In addition, Bud Light secured branding in ESPN's "Zoom" game, which was available both online and through mobile apps. That leveraged an excellent ESPN user platform for the brand. Bud Light also took advantage of Facebook's brand-page applications as part of its "Drinkability" campaign. Users could send Bud Light gifts that would show up on friends' profiles.
By comparison, Coors Light used online as the main medium through which to tease the May 15 launch of its cold-activated cans. The centerpiece was a website that was meant to represent the National Glacier Tracking Center of the Storm Channel.
Both are clearly strong examples of online campaigns, but I scored Coors Light higher because its campaign seemed a much more central part of its overall launch strategy.
Coors has a number of major sponsorships, having taken over this year as official beer sponsor of Nascar -- a role Budweiser once held for 10 years. The deal was purportedly worth $20 million over the course of a five-year contract. As mentioned above, Coors is also a sponsor of the NFL. It appears to do a very good job of leveraging these big-time sponsorships at retail display and consumer promotions. It also targeted the African-American market with active sponsorships of the high-profile Essence Music Festival during the July 4 weekend in New Orleans, the BET Awards in June and Black Music Month, also in June.
Bud Light had tie-ups with less-high-profile sports leagues such as the NHL and the National Lacrosse League. It also became one of the first mainstream consumer brands to sponsor the Ultimate Fighting Championship.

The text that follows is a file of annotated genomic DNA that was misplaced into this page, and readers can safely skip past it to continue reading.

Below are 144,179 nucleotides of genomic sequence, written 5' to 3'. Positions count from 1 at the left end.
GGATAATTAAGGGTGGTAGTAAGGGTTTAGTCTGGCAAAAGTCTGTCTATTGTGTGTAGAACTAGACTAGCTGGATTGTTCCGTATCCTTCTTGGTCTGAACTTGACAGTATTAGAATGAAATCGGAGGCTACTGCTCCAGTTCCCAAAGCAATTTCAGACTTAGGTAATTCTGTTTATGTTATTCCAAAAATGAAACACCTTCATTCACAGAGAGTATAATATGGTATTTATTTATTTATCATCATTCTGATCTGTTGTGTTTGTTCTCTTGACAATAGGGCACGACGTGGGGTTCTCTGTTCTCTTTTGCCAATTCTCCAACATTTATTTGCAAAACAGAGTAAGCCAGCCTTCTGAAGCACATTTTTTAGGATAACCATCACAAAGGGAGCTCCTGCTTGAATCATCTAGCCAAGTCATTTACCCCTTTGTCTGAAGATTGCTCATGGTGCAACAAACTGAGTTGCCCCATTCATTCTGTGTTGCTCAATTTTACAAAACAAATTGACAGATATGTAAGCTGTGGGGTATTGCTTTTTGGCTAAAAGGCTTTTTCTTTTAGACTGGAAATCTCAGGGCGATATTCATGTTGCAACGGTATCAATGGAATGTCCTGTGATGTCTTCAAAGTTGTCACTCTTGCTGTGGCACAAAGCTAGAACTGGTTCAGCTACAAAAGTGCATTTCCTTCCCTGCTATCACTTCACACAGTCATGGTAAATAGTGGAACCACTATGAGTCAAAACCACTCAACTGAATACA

The Hispanic market
Coors Light has a deliberate and deep program targeting Hispanic consumers. It placed 19% of its TV budget in Spanish-language TV vs. 12% for Bud Light. Through its sponsorship of the Puerto Rican Day parades in New York City and in Chicago in June, Coors Light maintained specifically targeted out-of-home campaigns for those markets.
Bud Light's "Drinkability" campaign was also heavily promoted to the Hispanic market, where it was branded "Tomabilidad" in all Spanish-language media.
Coors Light seemed to do a good job of moving beyond pure spot placement by leveraging radio to activate local event-based marketing activity. For example, it sponsored Chicago-based XRT's in promotion around the release of U2's new album, "No Line on the Horizon." For a month leading up to the launch, listeners could text for a chance to win tickets to an exclusive U2-hosted event, establishing a database of consumers for the station to reconnect with over time.
Coors Light launched a mobile text campaign around its sponsorship of the NFL Draft. Football fans were able to opt in to receive some 31 draft alerts containing updates of each NFL team's pick in conjunction with Coors Light brand snippets.
Bud Light activated a specific mobile site through which users were able to download Bud Light wallpaper or a ring tone and view the Super Bowl TV commercials, as well as the magazine spot.
Bud Light and Coors Light are two premier brands that are seasoned in understanding who their consumers are and how to go after them. While Bud Light's media strategy is big and bold -- big budgets, big creative, shows with big ratings in high-quality environments -- Coors Light opted for a wider variety of media choices and did two really smart things. First, it kept its messaging consistently focused on the "Rocky Mountain cold refreshment" proposition, which enhanced the launch of the cold-activated cans. Second, Coors Light took it one step further by leveraging activations of both events and sponsorships through key media partnerships. This integration of a tactical approach combined with brand media allowed Coors Light to serve up the better strategy.
|ABOUT THE AUTHOR|
Antony Young is CEO of Optimedia U.S., a full-service media-planning and -buying agency headquartered in New York. He is author of Profitable Marketing Communications.